Christmas in Greece
1st Special Education School of Ilion, Athens Greece
Christmas in Greece is traditionally a solemn, religious holiday.
Beautiful carols called ‘kalandas’ have been handed down from Byzantine
times and add to the reverent quality of the celebration. And can the
remote Greek villages, with whitewashed walls, stone corrals for the
precious livestock, and clear starry skies be very far in spirit from a
night in long ago Bethlehem?
Greek Christmas Traditions
Even though the Greek Christmas is regarded by many as less
colourful than the Greek Easter, the Greeks really have some of the
richest Christmas traditions in the world. If one sees someone at the end
of Advent the traditional wish is "Kala Christouyenna" or "Good
Christmas" yet on Christmas Day the usual wish is not this but "Chronia
polla" or "many years" .
Greeks will normally start decorating their homes a few days before
Christmas when housewives will start making the traditional Christmas
sweets such as "kourabiedhes" and "melomakarana". Christmas cards are
not exchanged between members of the same family living together nor
among friends who live near enough to be wished in person; instead cards
are only sent to those friends and relatives who live far away. As
elsewhere, the Christmas tree is a recent innovation and formerly (and
indeed still on some islands today) a Christmas ship was decorated and
had the place of the tree. This Christmas ship or "karavaki" (ie. little
ship) is sometimes carried around by carol-singers on Christmas Eve, New
year's Eve and on the Eve of Epiphany. It is usually little children who
sing the "kalanda" or carols holding triangles very early on these mornings
for a few coins.
It is really the 1st of January (St. Basil's Day) which is the most
special day for children since this is when they receive their presents.
This is because Father Christmas is not St. Nicholas/Santa Claus but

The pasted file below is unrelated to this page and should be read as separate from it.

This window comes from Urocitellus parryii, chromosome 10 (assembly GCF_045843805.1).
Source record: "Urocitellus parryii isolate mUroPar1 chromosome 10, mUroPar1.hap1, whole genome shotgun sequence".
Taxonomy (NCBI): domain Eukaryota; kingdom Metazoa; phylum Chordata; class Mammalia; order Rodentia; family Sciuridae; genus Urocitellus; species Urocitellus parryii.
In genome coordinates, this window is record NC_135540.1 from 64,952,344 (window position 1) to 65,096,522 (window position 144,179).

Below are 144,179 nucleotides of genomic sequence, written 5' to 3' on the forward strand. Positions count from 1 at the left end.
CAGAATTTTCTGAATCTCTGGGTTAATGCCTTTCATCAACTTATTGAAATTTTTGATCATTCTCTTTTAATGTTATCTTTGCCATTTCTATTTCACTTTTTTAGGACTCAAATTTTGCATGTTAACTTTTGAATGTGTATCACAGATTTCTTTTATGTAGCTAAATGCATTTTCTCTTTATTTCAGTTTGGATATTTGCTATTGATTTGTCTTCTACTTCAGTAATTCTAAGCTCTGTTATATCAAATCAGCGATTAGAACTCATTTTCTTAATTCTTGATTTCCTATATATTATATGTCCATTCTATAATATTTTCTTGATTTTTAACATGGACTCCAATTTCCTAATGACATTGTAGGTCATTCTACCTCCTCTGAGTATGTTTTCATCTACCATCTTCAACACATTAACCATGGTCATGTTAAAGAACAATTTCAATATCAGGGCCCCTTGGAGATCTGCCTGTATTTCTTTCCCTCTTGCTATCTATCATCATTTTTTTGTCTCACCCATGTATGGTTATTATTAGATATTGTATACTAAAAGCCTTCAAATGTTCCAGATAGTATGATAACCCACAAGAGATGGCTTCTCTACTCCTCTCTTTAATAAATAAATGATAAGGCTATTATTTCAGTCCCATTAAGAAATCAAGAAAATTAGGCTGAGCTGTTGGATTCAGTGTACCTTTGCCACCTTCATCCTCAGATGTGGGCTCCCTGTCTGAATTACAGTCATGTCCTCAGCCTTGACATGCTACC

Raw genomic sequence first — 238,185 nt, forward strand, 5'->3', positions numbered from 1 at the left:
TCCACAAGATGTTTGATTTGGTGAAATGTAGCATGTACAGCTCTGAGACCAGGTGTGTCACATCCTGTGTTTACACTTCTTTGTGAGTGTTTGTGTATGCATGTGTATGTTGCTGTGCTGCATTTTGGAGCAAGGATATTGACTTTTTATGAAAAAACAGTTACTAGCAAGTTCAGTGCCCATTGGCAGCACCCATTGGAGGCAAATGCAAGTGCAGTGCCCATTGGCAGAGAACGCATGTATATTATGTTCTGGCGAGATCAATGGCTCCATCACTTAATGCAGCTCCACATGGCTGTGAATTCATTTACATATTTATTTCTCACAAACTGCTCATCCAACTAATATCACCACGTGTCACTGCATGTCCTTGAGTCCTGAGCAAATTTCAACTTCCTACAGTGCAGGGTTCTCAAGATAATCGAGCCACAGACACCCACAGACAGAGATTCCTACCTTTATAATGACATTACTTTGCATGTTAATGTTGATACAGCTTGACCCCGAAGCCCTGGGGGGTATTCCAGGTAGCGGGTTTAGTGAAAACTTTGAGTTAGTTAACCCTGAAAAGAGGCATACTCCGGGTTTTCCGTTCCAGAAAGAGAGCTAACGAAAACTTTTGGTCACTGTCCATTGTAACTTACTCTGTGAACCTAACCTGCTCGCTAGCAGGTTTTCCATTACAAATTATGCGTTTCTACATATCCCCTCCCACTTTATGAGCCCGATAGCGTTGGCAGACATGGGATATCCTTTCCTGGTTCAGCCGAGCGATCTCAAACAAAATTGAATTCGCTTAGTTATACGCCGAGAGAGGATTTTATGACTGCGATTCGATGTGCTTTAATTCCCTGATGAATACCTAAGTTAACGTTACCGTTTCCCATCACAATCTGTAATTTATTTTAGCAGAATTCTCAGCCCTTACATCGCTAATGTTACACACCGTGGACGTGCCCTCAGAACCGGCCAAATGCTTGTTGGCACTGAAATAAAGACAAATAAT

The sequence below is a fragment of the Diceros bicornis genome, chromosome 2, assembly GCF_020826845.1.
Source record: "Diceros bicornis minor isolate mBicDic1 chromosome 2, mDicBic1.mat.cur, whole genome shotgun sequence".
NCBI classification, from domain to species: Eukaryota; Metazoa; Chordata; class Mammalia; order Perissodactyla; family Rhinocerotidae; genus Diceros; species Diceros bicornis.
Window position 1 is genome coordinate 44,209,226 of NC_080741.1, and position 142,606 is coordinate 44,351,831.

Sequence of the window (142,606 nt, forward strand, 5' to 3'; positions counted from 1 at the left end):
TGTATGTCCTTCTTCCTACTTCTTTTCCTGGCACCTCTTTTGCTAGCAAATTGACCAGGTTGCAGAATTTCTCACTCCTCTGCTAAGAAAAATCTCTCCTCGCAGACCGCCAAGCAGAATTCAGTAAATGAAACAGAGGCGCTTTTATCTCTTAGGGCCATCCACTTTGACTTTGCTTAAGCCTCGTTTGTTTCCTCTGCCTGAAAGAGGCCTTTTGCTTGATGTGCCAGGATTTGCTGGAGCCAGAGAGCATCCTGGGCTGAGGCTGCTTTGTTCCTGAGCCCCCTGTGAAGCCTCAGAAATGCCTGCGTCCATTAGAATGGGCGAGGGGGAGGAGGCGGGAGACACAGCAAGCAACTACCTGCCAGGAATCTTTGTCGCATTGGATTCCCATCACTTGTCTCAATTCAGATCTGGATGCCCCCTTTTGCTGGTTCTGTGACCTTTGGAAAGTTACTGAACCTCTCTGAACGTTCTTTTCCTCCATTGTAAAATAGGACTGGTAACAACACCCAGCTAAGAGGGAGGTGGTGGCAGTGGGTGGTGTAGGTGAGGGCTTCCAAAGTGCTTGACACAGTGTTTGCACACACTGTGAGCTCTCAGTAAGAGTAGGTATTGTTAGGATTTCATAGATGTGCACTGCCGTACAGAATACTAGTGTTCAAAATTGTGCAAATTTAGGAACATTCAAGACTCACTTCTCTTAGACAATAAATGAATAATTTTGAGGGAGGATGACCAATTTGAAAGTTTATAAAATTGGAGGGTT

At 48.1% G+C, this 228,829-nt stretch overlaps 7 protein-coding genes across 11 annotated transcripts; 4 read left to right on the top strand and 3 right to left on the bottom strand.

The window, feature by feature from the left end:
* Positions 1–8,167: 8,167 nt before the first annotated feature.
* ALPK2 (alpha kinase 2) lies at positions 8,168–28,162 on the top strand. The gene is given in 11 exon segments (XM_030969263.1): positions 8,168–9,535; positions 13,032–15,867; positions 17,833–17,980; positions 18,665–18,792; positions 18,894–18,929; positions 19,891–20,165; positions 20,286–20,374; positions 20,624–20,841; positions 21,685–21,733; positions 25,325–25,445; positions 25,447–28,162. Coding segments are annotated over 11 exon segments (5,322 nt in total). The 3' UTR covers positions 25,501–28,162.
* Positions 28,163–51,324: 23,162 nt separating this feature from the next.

Ayios Vasilis or St. Basil and so New Year's Day is also St. Basil's feast
Early in the morning on New Year's Day a child (invariably a boy) does the
"podariko" or first-footing by bringing a strange plant called a
"skylokremmyda" or "dog onion" to the house. This is a plant with a few
thick green leaves and a bulb that is wrapped with aluminum foil. The boy
who brings this plant to the house will be given a "bonamas" or gift of
money for the New Year.
Also on New Year's Day there is the interesting custom of breaking a
pomegranate on the door for good luck. A special cake is eaten on this
day called the "Vasilopita" or St. Basil's Pie in which a "flouri" or lucky
coin has been baked. The one who finds the "flouri" in their piece will
have good luck all the forthcoming year. At the meal table there is also a
special decorated round loaf called a "Vasilopsomo" or St. Basil's bread
(which is really identical in form to the "Christopsomo" or "Christ bread"
eaten on Christmas Day. Throughout the "Dodekaimera" or Twelve days
of Christmas it is of interest to note that all houses are vulnerable to a
malicious type of elf / pixy called the "kallikantzari" who play tricks on
housewives, put out the fire and urinate on the Christmas food if it is not
covered at night. They also saw the root of a huge trunk on which rest
the foundations of the world.
The Greek Christmas celebrations conclude with the festival of
Greek Christmas Traditional Recipies
Vasilopita is the Greek New Year's cake. Vasilopita is associated with
Saint Basil's day on January 1 in Greece.
On New Year's Day families cut the Vasilopita to bless the house and
bring good luck for the new year.
It is traditional to bake a coin into the Vasilopita (St. Basil's cake). The
one who receives the coin is considered to be especially blessed for the
year. A piece of cake is sliced for each member of the family and any
visitors present at the time. Slices are also cut for various other people or
groups, depending on local and family tradition. They may include St. Basil
and other saints, the Virgin Mary, the Church and the poor.
Vasilopita is made in honor of a beautiful act of charity by St. Basil to
the poor and needy of his flock. In order to insure that the needy would
have money for life's necessities, and knowing that the needy were also
proud people, St. Basil had the ladies of his church bake sweet bread with
coins baked into them. In this way he could give them money without
demeaning them at all.
The tradition of making Sesame Baklava on Christmas eve comes from
the northernmost Greek prefecture of Evros in the region of Thrace but,
even there, it is a tradition that is slipping away. The 40 days before
Christmas day are, for the devout, a time of dietary restriction. Because
this easy recipe is made without the dairy products and eggs that will be
used liberally in so many holiday dishes, it was a favorite to enjoy the night
before the "fast" ended.
Christopsomo (called: hree-STOHP-soh-moh) literally means "Christ's
Bread," and is a fixture in Greek Orthodox homes at Christmas. Great care
is taken when making the bread, and loaves can be simple or elaborate.